The famously tempting Eastern European hostel — the one that’s too good to be true because, er, it is — is still going, still luring foreign youngsters in and still shipping them off to a shady cabal who sell the youngsters to psychopathic wealthy perverts for assorted gruesome tortures and grisly deaths.
This time around, the main focus is on three girls: rich girl Beth (German); sparky, slightly slutty Whitney (Phillips); and nerd-with-a-heart-of-gold Lorna (Matarazzo). They leave Rome for the promises of Eastern Europe where the living is easy and cheap. Until, of course, the psychopathic wealthy perverts get their hands on you. It’s the same mix of brutal laughs, shock value and the truly disturbing as the first one. What’s interesting about the Hostel series is that, behind the gore and the splatter, there’s a dark satirical edge to proceedings.
Daily Mail readers won’t like it — yep, you’re right, we’re going to hell in a handcart, films like this are responsible, yada yada yada — but there’s more to this than meets the (crudely extracted) eye. We can hardly single out one of the nasty bits here, creative as they are, because that would make us look like freaks. However, the best bit of the film is the interplay between two of the psychopathic wealthy perverts — played by Desperate Housewives' duo Richard Burgi and Roger Bart — who are attempting to bond over the depravity and think it’ll make them tougher in their corporate lives back home. It’s cold, cold stuff but very funny.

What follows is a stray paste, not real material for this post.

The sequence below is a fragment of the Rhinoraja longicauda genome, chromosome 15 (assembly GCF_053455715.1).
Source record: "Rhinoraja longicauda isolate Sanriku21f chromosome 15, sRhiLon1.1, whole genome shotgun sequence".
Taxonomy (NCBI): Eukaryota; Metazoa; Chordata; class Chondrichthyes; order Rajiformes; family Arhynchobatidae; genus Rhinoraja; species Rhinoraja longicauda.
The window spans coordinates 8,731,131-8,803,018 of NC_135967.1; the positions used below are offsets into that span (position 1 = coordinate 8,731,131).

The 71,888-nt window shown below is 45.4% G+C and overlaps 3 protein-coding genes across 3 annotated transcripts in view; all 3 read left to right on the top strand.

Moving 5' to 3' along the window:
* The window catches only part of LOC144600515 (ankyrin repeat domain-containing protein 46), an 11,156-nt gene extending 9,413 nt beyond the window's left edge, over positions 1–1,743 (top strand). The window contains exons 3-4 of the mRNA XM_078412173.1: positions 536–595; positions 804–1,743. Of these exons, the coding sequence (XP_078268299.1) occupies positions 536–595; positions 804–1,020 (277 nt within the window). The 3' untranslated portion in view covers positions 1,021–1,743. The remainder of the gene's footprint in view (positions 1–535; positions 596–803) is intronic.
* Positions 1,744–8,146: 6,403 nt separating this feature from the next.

There’s enough thought behind Hostel: Part II that makes it impossible to write the film off as just ‘torture porn.’ It’s not just 90 minutes of viscera and sadism. This is actually a pointed, sideways look at the killers’ motives and, to some extent, the state of the union. We suspect that, given half a chance, Eli Roth could become a very important filmmaker.
EXTRAS ***** A While Hostel II, despite the extended violence on the DVD, is still only a three-star movie, it does at least feature five-star extras. In addition to the extended cut — an appropriate word in the circumstances — there’s a radio interview with Eli Roth, a man who generally gives good quote, the usual raft of (dull) deleted scenes and some surprisingly good featurettes and a grisly gag reel. The best extras, though, are the commentaries. You get Roth solo in the ‘Director’ commentary and Roth plus lead actress Lauren German, Vera Jordanova and Richard Burgi for the ‘Actors’ commentary and, Eli Roth, Gabriel Roth and some bloke called Tarantino on the ‘Producers’ commentary. All are excellent, and their presence gives the film a completely unexpected positive makeover. However, film students may wish to take notes once Roth and QT go all geek-showdown and start referencing more obscure movies than you could possibly see AND hold down a relationship.